R. (on the application of Petsafe Ltd) v Welsh Ministers 2010 WL 4503327

Pet product manufacturer challenged a Welsh ban on the use of electric collars on cats and dogs  under the Animal Welfare Regulations 2010. The High Court held that the Regulations were not beyond the powers of the Welsh Ministers, and that the ban was not irrational, unreasonable or perverse. The High Court also held that any restriction on the free movement of goods under Article 34 of the EU Treaty was proportional and necessary, due to the fact that it was not targeted at trade, but rather meant to further social policy promoting animal welfare. Similarly, any interference with Article 1 of the First Protocol of the European Convention on Human Rights (ECHR) was also justifiable.

Case
R. v. Kirklees Metropolitan Borough Council, ex parte Tesco Stores Ltd. CO/467/93

Although a local authority may not adopt a policy of not enforcing certain laws or not enforcing them against certain types of parties, it may nevertheless make rational choices with respect to the use of its enforcement powers in order to deploy its limited resources in the most efficient and effective manner.

Case
R. v. Senior [1899] 1 QB 283

Held: The word "wilfully", when used in the context of an offence prohibiting cruelty to children, "means that the act is done deliberately and intentionally, not by accident or inadvertence, but so that the mind of the person who does the act goes with it" ( per Lord Russell of Killowen C.J.). Note: the word "wilfully" is occasionally an element of animal welfare offences, such as that of wilfully, without any reasonable cause or excuse, administering a poisonous drug or substance to an animal (Protection of Animals Act 1911, s 1(1)(d)).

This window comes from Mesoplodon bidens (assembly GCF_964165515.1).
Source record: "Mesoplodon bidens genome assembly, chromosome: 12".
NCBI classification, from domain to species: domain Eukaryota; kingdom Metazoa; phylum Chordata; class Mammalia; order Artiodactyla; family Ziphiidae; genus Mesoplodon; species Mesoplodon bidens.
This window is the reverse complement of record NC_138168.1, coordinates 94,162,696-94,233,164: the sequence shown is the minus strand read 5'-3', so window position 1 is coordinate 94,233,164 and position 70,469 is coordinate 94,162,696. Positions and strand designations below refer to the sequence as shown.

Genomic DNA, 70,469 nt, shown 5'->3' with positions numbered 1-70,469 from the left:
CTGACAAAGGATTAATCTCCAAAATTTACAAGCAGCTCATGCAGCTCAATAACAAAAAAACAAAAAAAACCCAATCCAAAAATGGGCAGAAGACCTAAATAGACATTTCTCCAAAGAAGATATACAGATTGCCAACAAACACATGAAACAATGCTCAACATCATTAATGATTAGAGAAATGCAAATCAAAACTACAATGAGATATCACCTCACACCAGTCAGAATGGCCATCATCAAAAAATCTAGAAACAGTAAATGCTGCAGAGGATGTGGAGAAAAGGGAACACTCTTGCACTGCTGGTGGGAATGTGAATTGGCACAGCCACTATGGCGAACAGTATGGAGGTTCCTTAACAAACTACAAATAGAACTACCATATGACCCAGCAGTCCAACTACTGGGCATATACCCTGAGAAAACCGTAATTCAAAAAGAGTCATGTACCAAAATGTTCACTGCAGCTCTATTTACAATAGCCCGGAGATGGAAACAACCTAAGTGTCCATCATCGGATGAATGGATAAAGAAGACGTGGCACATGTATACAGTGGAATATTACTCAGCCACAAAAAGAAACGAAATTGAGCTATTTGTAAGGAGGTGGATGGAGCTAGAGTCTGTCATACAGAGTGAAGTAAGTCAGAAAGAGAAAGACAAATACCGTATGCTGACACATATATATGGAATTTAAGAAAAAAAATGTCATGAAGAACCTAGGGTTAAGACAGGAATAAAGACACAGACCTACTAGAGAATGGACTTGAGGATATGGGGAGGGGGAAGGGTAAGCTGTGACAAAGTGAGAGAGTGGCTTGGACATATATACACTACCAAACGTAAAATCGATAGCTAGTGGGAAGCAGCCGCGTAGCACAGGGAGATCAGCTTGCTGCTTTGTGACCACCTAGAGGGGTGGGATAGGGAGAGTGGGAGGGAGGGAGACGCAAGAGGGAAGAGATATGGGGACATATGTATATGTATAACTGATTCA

Case
Rapa Ltd. v. Trafford Borough Council

Section 2 of the Pet Animals Act 1951 states that a person shall be guilty of an offence if he "carries on a business of selling animals as pets in any part of a street or public place, [or] at a stall or barrow in a market". Small transparent cubes containing water and live fish were sold as novelty items, known as 'aquababies', from a barrow in a thoroughfare of a large indoor shopping mall. The Court found that this activity involved the carrying on of a business of selling pets in a "public place" and was therefore prohibited by section 2.

Case
Rogers v. Teignbridge District Council

A planned event called "The Creepy Crawly Show" was to have been held at a racecourse and to have involved the display and sale of small exotic animals by a number of different breeders, dealers and enthusiasts. The event's organizer applied to the local council for a pet shop licence under the Pet Animals Act 1951. The application was refused on the ground that the event was prohibited by section 2 of the Act which states that a person is guilty of an offence if he "carries on a business of selling animals as pets in any part of a street or public place, [or] at a stall or barrow in a market". The organizer's appeal to the local magistrates court was dismissed. Held: the holding of the event would have involved the carrying on a business of selling pets in a "public place". It would also have involved the selling of animals in a market. The event was therefore prohibited by section 2 and that it would have been unlawful for the local authority to have licensed it.

Case